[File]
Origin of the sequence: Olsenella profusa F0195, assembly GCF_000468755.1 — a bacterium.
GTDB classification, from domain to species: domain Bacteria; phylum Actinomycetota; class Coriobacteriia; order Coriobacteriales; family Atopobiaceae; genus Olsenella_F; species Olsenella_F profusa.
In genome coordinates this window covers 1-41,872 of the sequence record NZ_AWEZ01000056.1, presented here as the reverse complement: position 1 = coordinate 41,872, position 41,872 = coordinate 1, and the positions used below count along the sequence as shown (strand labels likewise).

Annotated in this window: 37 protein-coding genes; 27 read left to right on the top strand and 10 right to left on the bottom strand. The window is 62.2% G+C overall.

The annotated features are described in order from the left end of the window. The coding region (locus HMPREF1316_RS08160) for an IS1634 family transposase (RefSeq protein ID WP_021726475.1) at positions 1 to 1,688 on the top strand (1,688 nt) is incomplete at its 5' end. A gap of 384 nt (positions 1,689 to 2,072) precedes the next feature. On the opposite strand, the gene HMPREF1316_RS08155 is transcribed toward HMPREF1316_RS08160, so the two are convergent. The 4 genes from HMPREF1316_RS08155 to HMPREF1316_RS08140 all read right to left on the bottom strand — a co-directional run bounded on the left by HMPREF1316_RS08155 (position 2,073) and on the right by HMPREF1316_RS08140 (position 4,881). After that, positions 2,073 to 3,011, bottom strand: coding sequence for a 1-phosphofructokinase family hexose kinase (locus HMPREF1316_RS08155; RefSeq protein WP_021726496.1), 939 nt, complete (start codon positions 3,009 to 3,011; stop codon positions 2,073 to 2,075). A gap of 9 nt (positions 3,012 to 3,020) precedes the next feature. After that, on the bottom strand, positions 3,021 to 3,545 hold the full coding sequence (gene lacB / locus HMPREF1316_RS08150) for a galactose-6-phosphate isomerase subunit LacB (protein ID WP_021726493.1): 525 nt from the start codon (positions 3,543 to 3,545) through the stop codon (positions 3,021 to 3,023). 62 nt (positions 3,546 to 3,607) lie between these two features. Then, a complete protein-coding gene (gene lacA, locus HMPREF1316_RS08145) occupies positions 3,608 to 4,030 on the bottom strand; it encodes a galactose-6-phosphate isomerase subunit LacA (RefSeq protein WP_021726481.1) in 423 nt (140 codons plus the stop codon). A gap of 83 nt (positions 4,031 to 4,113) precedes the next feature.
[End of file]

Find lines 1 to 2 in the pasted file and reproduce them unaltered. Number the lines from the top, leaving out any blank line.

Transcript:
Origin of the sequence: Olsenella profusa F0195, assembly GCF_000468755.1 — a bacterium.
GTDB classification, from domain to species: domain Bacteria; phylum Actinomycetota; class Coriobacteriia; order Coriobacteriales; family Atopobiaceae; genus Olsenella_F; species Olsenella_F profusa.